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Can you help identify what is in bottle? mystery of antique vessel found at site of former mayfield train station.

Byline: ALEXANDRA RUCKI alexandra.rucki@trinitymirror.com @AlexandraRucki

CAN you help solve the mystery of this antique bottle found at the historic Mayfield Depot? The glass bottle was discovered at the former railway station on Fairfield Street, behind Manchester Piccadilly, near to the gatehouse area of the site.

And the site's developers are appealing for history buffs to help identify the mystery liquid it contains.

The bottle is branded 'J&B' which appears to refer to drinks manufacturers Jewsbury and Brown.

The company traded on Market Street and Ardwick Green in Manchester between 1826 and 1964, but then merged with the Schweppes brand.

The bottle also has a stopper attached with the lettering 'Rileys' on the side, which appears to have been created in 1885 by Frederic George Riley.

It still remains sealed and full to the top with the unknown liquid, which looks opaque in colour.

Jewsbury and Brown were manufacturers of mineral waters and nonalcoholic cordials, and the finders of the bottle believe it could be a dark coloured cordial.

However, the Mayfield site was once occupied by the fabric printing company Hoyle Printworks and it has been suggested the bottle could contain the iconic 'Mayfield purple' fabric dye made by the printworks.

Developers are asking for anyone who can help identify the liquid to leave comments on the Mayfield Facebook page or to tweet @MAYFIELDMCR.

In particular they are asking for anyone who has a relative who remembers drinking Jewsbury and Brown products, or for anybody who worked at the site, to come forward.

The mystery comes a few months after the Mayfield developers appealed for help to decipher faded lettering on the wall of the site.

A statement online said: "The bottle cap branded 'Rileys' is itself also of historical interest, with the chisel shaped design having been created in 1885 by Frederic George Riley, who created this 'new and improved' model of the vulcanite screw-neck style bottle stopper popular in the 1800s.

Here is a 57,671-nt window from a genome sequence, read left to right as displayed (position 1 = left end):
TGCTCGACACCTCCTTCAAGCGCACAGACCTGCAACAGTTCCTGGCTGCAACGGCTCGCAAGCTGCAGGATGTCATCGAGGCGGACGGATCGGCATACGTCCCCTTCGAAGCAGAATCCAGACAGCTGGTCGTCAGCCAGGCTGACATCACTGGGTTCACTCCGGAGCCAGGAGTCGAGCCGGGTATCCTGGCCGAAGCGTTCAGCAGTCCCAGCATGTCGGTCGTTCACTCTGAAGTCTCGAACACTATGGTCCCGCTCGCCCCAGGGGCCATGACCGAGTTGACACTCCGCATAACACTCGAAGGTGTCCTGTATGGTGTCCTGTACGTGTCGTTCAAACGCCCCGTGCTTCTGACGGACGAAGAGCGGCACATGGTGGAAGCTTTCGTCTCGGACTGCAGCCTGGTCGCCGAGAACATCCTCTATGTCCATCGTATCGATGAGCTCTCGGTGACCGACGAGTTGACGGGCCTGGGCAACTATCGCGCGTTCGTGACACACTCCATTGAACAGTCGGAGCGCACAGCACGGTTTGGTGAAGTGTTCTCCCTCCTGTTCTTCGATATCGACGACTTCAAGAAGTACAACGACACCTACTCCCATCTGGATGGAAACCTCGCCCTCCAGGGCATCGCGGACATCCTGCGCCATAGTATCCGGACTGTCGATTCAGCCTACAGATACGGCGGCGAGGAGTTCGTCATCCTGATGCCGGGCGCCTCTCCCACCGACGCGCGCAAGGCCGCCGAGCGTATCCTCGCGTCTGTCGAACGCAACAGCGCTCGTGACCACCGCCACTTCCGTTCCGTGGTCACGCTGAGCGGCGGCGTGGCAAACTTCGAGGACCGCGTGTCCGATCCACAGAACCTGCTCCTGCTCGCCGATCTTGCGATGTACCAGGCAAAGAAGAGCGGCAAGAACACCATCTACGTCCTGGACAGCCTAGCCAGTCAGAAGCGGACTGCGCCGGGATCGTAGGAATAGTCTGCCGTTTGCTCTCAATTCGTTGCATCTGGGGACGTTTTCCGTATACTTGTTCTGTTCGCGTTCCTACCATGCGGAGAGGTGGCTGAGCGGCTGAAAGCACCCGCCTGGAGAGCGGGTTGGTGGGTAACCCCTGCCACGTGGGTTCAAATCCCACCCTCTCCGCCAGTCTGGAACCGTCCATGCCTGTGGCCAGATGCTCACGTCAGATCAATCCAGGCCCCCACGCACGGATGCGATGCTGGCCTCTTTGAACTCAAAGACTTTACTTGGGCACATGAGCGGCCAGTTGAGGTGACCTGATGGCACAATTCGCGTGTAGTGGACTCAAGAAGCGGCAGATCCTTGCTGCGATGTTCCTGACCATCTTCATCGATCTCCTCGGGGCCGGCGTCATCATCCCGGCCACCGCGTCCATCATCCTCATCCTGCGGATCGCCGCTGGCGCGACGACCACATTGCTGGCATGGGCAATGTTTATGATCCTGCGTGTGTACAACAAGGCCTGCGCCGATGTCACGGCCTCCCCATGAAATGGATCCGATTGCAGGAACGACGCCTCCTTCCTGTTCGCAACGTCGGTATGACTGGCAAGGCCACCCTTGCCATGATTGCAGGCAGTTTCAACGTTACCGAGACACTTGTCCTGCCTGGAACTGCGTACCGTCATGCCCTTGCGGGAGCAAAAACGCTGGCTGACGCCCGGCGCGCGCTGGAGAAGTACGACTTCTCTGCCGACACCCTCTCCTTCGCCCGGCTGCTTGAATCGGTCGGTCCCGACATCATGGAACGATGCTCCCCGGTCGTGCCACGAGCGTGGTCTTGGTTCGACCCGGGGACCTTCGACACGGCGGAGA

"With the stopper intact and the bottle definitely full, the contents are still a mystery, although we know that Jewsbury & Brown manufactured both mineral waters and non-alcoholic cordials. "We had some brilliant responses to our call-out for clues about the original Mayfield station sign that we uncovered in the summer, so we're keen to hear your views! Maybe you have a relative who remembers Jewsbury & Brown products? Maybe you worked at the manufacturing site yourself?" The Mayfield site was transformed into a train station in 1910 and continued as a passenger hub until around the 1960s, when it served as a parcel depot through the 70s. It shut again in 1986 when rail transport for parcels was abandoned for road haulage, and has been vacant ever since.

More recently it was used for the Grub street food market.

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Antique glass bottle discovered on the Mayfield railway station site

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Publication:Manchester Evening News (Manchester, United Kingdom)
Date:Jan 3, 2018
Words:477
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